GOCE flight expected to end shortly

Re-entry of GOCE into Earth’s atmosphere is predicted to occur during the night between Sunday and Monday, 10/11 November. Break-up of the spacecraft will occur at an altitude of approximately 80 km.

The estimate is based on the results of detailed analysis, taking in to account a number of changeable factors including spacecraft orientation, the functioning of the attitude control system, as well as solar and geomagnetic activity.

GOCE is controlled from ESOC, ESA's mission operations centre, Darmstadt, Germany.

GOCE orbit is so low that it experiences drag from the outer edges of Earth's atmosphere. The satellite's streamline structure and use of electric propulsion system counteract atmospheric drag to ensure that the data are of true gravity. Credit: ESA /AOES Medialab

As of this morning, GOCE was at an altitude of roughly 170 km and was expected to sink by more than 8 km within the day.

The Rocket Science blog spoke earlier with Prof Heiner Klinkrad, Head of ESA’s Space Debris Office at ESOC, Darmstadt, Germany.

Q: What do we expect to happen GOCE’s orbit steadily decays?

HK: When the spacecraft reaches altitudes below 100 km, then atmospheric density will drastically increase. Starting with a velocity of about 25 000 km/hour, air drag with the concomitant aerodynamic pressure and heating will cause a break-up of the spacecraft at approximately 80km altitude, causing a large number of fragments.

Q: Do we expect any of these to reach the surface?

Dr Heiner Klinkrad, Head of ESA's Space Debris Office, ESOC, Darmstadt, Germany. Credit: J. Mai

Dr Heiner Klinkrad, Head of ESA's Space Debris Office, ESOC, Darmstadt, Germany. Credit: J. Mai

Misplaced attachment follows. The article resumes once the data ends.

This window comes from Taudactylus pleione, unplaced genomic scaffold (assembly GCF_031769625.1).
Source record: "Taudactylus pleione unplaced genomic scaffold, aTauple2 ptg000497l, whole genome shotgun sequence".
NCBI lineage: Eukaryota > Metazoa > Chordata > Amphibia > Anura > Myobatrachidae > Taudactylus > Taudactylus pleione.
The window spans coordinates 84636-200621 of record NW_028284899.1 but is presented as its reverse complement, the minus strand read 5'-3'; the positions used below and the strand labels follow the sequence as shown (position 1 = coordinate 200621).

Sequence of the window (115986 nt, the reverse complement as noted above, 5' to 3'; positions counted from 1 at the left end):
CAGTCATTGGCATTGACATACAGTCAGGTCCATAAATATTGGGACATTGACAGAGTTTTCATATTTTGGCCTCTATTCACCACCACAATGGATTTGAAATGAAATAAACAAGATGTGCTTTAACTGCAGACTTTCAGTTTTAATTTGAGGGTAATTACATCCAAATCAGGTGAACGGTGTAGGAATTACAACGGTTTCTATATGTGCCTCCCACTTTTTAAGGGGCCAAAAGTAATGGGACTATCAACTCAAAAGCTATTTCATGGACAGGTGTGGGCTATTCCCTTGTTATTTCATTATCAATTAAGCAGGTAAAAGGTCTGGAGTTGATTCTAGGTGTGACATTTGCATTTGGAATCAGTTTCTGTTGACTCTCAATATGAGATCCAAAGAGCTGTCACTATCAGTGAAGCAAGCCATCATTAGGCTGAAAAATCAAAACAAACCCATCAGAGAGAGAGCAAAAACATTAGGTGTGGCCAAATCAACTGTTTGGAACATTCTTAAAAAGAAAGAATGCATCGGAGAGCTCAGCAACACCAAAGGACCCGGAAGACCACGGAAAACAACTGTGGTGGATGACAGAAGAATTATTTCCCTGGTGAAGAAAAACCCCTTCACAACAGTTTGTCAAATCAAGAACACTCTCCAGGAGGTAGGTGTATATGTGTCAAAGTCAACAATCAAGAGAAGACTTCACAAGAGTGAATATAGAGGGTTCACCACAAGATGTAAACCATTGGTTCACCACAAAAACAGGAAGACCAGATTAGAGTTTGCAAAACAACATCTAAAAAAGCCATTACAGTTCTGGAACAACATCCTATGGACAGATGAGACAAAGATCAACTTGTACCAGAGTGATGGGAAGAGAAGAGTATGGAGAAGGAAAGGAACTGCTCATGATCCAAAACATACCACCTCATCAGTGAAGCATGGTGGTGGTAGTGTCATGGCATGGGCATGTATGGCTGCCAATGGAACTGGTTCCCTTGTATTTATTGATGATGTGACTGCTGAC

HK: Most of these fragments will completely burn up. A small fraction of the initial spacecraft mass – about 20% or 200kg – is expected to reach ground, distributed across dozens of fragments, spread over a sizable re-entry ground swath.

Q: Is there any risk to anyone on ground?

HK: The risk to the population on ground will be minute. Statistically speaking, it is 250,000 times more probable to win the jackpot in the German Lotto than to get hit by a GOCE fragment. In 56 years of space flight, no man-made space objects that have re-entered into Earth’s atmosphere have ever caused injury to humans.

Editor’s Note: An international campaign is monitoring the descent, involving the Inter-Agency Space Debris Coordination Committee (IADC). The situation is being continuously watched by ESA’s Space Debris Office. ESA is keeping its Member States and the relevant authorities permanently updated.



  • daniel magnusson says:

    winning the German lottery is one thing but being hit by a space object from a grounded satellite is an other thing. A person that simultaneously undergoes such events can neither be called lucky nor unlucky. The events more or less nullify each other. But since the meteorite killed all the dinosaurs with a blow to the head, by jumping from head to head, surfing the whole planet, what can you expect ? We obviously live in a world of great coincidence.

  • Re-entry of any satellite or space ship from e.g. the ISS or the Moon (Apollo XX) ends with space ship burning up when kinetic and potential energy is transformed into heat. It is in fact impossible to return to Earth. So you should wonder about the ISS.

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